One night around 2:00 a.m. when our labradoodle was itching loudly waking up both Scott and I, my husband asked me, “Kelly, where’s the compromise?”  There was no emotion in his voice.  Just a simple question.  


It was an adjustment.  A re-boot.  An external reference point.  My mind immediately developed another frame of reference.  I’ve carried this new frame of reference with me over the past several weeks.  It has become a touchstone.  I began to look for, around, and under those compromises because I don’t want to be stuck.  Or, if I am going to be stuck, I want to recognize it.  Thus far, I’ve learned two things:

1) The greatest compromise may lie within ourselves.  And, 

2) If a lot of emotion is involved in a situation in which middle ground is trying to be reached, a personal agenda may be lurking in the background.  

The first lesson, accepting what is, is an internal job.  Isn’t a big part of compromising a willingness to allow something to be a way other then what it currently is or that we think it should be?  So, maybe inherent in taking the middle road is adjustment and acceptance.  The acceptance within ourselves that we haven’t failed or done something wrong if we think something should be a certain way. Yet, it just isn’t.  I haven’t failed if, try as I might, the natural flea remedies aren’t doing the job.  Adjustment.  Frame of reference.  I live in South Florida. The uber-flea capital of the world.  (Yeah, there is emotion in that exaggerated sentence.)  Silly as it may seem (it does to me, anyway) to use fleas as an example, I think this can be extrapolated to many areas in our lives. I know it can in my life.

The second thing I’ve learned is that I should first examine my reasons for considering (or not considering) a compromise in any situation in life. If strong emotions are involved or attached to the situation, I may be operating from a personal agenda. If I am operating from a personal agenda, emotion may be driving my response rather than reason or facts.  

In other words, maybe taking the middle road is comprised of both compromise and acceptance.  A compromise between parties or situations and an acceptance between parties and within the individual.  Compromise can bring us back to an external reference point, a touchstone, and an opportunity to see things from a different perspective.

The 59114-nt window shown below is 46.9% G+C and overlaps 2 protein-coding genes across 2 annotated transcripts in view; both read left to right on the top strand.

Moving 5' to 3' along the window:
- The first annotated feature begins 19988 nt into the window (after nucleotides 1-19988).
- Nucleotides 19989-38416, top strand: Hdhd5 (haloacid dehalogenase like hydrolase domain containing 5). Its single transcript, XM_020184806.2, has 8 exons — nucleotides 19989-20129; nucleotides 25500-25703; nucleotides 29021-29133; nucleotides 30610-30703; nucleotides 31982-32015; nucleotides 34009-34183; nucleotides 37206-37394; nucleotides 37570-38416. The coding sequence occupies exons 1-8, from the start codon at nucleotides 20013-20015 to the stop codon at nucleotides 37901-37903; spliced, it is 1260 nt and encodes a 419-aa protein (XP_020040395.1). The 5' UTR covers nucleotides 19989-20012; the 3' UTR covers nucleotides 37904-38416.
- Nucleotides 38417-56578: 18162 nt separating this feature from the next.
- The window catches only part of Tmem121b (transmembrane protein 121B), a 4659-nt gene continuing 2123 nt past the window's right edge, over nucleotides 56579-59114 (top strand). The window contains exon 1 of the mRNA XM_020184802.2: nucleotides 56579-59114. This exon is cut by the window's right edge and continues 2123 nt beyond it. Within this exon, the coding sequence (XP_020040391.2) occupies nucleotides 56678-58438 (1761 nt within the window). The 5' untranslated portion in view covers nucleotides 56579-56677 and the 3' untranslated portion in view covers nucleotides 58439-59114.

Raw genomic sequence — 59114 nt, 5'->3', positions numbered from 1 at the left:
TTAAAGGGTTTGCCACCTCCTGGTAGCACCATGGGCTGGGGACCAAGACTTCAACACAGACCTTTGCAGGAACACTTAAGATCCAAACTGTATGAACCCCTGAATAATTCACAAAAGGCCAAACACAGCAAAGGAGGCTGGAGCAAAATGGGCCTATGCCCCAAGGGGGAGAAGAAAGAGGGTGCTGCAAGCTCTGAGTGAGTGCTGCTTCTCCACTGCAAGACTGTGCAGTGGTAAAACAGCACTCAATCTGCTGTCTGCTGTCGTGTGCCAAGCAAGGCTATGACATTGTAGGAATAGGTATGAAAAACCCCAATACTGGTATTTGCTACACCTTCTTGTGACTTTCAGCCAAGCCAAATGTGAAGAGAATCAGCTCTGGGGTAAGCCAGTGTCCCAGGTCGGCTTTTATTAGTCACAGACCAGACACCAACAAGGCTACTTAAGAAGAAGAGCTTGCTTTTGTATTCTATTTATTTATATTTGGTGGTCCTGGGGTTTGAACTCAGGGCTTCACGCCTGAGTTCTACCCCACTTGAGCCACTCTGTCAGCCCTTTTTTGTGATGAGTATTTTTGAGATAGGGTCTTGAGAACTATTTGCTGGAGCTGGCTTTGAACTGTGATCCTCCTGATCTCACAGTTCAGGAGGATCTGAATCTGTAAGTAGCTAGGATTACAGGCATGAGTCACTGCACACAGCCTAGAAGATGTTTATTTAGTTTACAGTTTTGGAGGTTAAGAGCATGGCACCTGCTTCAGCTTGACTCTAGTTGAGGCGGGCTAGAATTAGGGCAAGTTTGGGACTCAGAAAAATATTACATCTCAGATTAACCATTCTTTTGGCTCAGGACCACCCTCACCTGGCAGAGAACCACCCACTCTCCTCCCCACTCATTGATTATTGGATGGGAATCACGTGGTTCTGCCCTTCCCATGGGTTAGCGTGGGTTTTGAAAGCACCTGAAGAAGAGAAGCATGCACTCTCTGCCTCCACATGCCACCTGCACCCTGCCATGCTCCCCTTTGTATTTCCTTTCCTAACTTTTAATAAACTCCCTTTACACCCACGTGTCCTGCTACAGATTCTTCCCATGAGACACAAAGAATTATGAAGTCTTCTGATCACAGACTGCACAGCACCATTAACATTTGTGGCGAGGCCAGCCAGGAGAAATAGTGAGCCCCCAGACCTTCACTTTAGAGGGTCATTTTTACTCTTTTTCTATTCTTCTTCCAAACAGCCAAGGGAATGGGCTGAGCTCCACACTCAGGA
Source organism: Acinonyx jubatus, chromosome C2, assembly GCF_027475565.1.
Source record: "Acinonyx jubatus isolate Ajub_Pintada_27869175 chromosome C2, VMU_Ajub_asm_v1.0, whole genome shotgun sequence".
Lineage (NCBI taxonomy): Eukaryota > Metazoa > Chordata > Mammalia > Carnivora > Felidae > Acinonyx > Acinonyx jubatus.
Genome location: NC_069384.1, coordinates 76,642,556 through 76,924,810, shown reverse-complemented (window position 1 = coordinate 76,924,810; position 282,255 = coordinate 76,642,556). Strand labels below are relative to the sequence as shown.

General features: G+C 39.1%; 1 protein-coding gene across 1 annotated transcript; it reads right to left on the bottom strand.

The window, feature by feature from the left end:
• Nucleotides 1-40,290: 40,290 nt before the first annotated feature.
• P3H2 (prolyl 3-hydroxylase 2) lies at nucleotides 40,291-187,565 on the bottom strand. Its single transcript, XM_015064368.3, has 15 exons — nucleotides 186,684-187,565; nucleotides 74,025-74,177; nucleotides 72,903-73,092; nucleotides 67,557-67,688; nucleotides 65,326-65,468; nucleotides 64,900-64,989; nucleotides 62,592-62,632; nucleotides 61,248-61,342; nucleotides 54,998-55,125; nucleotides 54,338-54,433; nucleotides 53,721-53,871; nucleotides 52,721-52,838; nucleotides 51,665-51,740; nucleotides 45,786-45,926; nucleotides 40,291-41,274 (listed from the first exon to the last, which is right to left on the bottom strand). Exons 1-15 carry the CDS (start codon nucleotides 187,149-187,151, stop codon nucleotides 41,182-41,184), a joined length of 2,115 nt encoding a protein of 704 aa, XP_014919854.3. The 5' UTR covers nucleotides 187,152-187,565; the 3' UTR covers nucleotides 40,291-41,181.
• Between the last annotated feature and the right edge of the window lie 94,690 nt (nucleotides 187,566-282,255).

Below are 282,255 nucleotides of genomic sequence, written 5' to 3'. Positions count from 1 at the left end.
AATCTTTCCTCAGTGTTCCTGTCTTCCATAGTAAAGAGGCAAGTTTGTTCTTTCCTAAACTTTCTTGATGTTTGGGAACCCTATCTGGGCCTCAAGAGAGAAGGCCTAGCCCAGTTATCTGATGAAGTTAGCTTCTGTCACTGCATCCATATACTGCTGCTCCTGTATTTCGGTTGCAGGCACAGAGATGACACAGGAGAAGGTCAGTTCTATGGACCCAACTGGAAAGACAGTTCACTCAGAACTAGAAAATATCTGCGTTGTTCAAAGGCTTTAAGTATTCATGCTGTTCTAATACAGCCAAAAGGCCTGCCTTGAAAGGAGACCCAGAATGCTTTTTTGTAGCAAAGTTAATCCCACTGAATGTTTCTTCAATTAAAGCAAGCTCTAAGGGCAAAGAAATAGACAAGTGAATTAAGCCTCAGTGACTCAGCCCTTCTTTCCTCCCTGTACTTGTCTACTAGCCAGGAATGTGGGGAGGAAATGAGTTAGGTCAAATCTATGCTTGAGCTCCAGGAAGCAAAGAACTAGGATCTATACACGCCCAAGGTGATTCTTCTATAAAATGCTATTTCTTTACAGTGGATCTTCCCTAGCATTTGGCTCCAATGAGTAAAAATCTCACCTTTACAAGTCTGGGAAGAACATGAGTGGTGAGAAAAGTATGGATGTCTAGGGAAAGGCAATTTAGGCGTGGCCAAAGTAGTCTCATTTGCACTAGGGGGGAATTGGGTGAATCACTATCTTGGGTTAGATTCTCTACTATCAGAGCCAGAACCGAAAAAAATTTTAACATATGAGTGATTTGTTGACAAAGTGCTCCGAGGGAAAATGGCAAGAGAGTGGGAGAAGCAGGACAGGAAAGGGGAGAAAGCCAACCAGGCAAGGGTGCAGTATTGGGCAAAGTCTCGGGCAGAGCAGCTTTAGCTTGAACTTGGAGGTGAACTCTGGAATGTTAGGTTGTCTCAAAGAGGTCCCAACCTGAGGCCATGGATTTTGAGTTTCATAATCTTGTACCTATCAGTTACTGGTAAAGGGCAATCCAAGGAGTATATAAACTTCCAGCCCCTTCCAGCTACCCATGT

meet lucy and practice openness

Three weeks ago openness came to me in the form of a 10 year old 70 pound black labrador retriever named Lucy.   


Many of you know Scott and I already have two big dogs, Simon and Ollie, pictured below.  Simon is on the right.  Ollie is on the left.  That is a lot of dog.  So, another one?  Yes.    


Coincidentally or not coincidentally, openness has been something I’ve been struggling with for a few years.  I felt it.  I knew it.  But it is a slippery thing, this openness business.  We set up boundaries to protect ourselves and to control our environments. When I met Lucy, I felt as if I was laying down a sword. It hit me at the gut level.  

Lucy’s owners were no longer able to care for her.  I ran into the situation, well, by accident.  And how did Lucy respond?  She was open to another human caring for her. In a very gentle yet assertive way, she told me she was ready for a new home.  There stood openness staring me in the face.  She has taught me to look at my boundaries, reconsider them, work on them, and challenge myself with turning toward rather than turning away.  

Ok, if some of you are now thinking, “Really, Kelly, really ?  All of this from a chance encounter with a labrador retriever? You are crazy.”  I would understand.  But, let me take you further into how meditation, boundaries, and openness collide.   


A couple of days into informally fostering her (we’ve now adopted her), I realized the laying down of swords feeds openness.  The openness we cultivate when we whittle away at boundaries that we’ve set over the course of our lives.  When we decide we’ll control our environments a little less and be a little more open.  We cultivate openness through practice and through meditation.   

When I met Lucy, as I mentioned, I had the felt experience of laying down a sword.  I didn’t think about it.  That is simply what I felt.  Isn’t that what a boundary is?  Aren’t boundaries akin to our arsenal of swords we keep at hand to keep life and others in check?  

By practicing meditation, we choose to actively engage in our lives.  We turn toward rather than turning away.  By practicing openness we choose to turn toward.  Boundaries turn us away.  


Heidi Swanson at www.101cookbooks.com has a fantastic soup on her site posted a few weeks ago. She calls it Immunity Soup.  It is one of the best broths I’ve had in a long time.  Spikes of garlic, ginger and pepper make it sharp while onion, carrot, and celery add mellow notes.  I’d also (and will) use the broth simply as a base for other soups.  It is that good.  



one conscious breath